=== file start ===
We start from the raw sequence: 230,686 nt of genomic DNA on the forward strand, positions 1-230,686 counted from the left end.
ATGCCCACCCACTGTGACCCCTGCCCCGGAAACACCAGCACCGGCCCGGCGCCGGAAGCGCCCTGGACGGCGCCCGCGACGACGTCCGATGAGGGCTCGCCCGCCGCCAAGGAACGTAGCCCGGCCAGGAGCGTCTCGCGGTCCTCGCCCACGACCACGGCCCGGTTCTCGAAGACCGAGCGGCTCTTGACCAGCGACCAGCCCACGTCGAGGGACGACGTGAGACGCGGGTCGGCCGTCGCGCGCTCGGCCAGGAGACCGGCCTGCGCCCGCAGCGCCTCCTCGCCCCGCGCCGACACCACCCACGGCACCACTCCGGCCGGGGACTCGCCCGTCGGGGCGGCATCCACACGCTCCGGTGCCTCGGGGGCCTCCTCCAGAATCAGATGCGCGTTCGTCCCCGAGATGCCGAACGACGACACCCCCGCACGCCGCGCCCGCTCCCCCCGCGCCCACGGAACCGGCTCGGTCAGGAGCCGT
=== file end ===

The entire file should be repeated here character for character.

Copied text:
We start from the raw sequence: 230,686 nt of genomic DNA on the forward strand, positions 1-230,686 counted from the left end.
ATGCCCACCCACTGTGACCCCTGCCCCGGAAACACCAGCACCGGCCCGGCGCCGGAAGCGCCCTGGACGGCGCCCGCGACGACGTCCGATGAGGGCTCGCCCGCCGCCAAGGAACGTAGCCCGGCCAGGAGCGTCTCGCGGTCCTCGCCCACGACCACGGCCCGGTTCTCGAAGACCGAGCGGCTCTTGACCAGCGACCAGCCCACGTCGAGGGACGACGTGAGACGCGGGTCGGCCGTCGCGCGCTCGGCCAGGAGACCGGCCTGCGCCCGCAGCGCCTCCTCGCCCCGCGCCGACACCACCCACGGCACCACTCCGGCCGGGGACTCGCCCGTCGGGGCGGCATCCACACGCTCCGGTGCCTCGGGGGCCTCCTCCAGAATCAGATGCGCGTTCGTCCCCGAGATGCCGAACGACGACACCCCCGCACGCCGCGCCCGCTCCCCCCGCGCCCACGGAACCGGCTCGGTCAGGAGCCGT